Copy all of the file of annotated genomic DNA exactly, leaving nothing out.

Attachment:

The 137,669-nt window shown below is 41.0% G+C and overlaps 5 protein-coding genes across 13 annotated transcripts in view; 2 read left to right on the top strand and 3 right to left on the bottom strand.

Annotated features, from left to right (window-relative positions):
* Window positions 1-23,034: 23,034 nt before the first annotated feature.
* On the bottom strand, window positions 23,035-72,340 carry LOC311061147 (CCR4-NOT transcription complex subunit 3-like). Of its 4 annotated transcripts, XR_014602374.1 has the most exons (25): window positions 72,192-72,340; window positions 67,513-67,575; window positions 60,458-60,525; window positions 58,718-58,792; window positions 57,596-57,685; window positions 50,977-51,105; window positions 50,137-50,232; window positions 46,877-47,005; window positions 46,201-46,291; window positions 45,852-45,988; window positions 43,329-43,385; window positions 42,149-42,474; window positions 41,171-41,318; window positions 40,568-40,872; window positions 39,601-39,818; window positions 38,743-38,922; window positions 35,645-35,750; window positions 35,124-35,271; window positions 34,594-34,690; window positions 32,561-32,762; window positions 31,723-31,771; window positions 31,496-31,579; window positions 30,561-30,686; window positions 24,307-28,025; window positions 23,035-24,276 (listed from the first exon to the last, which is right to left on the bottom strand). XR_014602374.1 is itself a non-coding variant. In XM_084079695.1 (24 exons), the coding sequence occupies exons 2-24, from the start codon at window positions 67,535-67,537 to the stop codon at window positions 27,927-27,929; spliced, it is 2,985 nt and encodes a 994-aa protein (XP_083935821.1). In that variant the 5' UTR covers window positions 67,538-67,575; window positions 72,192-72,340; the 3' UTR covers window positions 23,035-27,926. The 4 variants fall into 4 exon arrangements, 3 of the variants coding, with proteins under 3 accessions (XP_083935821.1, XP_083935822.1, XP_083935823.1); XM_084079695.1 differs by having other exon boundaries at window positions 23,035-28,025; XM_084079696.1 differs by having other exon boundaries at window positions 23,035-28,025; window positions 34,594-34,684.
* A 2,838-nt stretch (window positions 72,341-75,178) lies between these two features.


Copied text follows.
The 137,669-nt window shown below is 41.0% G+C and overlaps 5 protein-coding genes across 13 annotated transcripts in view; 2 read left to right on the top strand and 3 right to left on the bottom strand.

Annotated features, from left to right (window-relative positions):
* Window positions 1-23,034: 23,034 nt before the first annotated feature.
* On the bottom strand, window positions 23,035-72,340 carry LOC311061147 (CCR4-NOT transcription complex subunit 3-like). Of its 4 annotated transcripts, XR_014602374.1 has the most exons (25): window positions 72,192-72,340; window positions 67,513-67,575; window positions 60,458-60,525; window positions 58,718-58,792; window positions 57,596-57,685; window positions 50,977-51,105; window positions 50,137-50,232; window positions 46,877-47,005; window positions 46,201-46,291; window positions 45,852-45,988; window positions 43,329-43,385; window positions 42,149-42,474; window positions 41,171-41,318; window positions 40,568-40,872; window positions 39,601-39,818; window positions 38,743-38,922; window positions 35,645-35,750; window positions 35,124-35,271; window positions 34,594-34,690; window positions 32,561-32,762; window positions 31,723-31,771; window positions 31,496-31,579; window positions 30,561-30,686; window positions 24,307-28,025; window positions 23,035-24,276 (listed from the first exon to the last, which is right to left on the bottom strand). XR_014602374.1 is itself a non-coding variant. In XM_084079695.1 (24 exons), the coding sequence occupies exons 2-24, from the start codon at window positions 67,535-67,537 to the stop codon at window positions 27,927-27,929; spliced, it is 2,985 nt and encodes a 994-aa protein (XP_083935821.1). In that variant the 5' UTR covers window positions 67,538-67,575; window positions 72,192-72,340; the 3' UTR covers window positions 23,035-27,926. The 4 variants fall into 4 exon arrangements, 3 of the variants coding, with proteins under 3 accessions (XP_083935821.1, XP_083935822.1, XP_083935823.1); XM_084079695.1 differs by having other exon boundaries at window positions 23,035-28,025; XM_084079696.1 differs by having other exon boundaries at window positions 23,035-28,025; window positions 34,594-34,684.
* A 2,838-nt stretch (window positions 72,341-75,178) lies between these two features.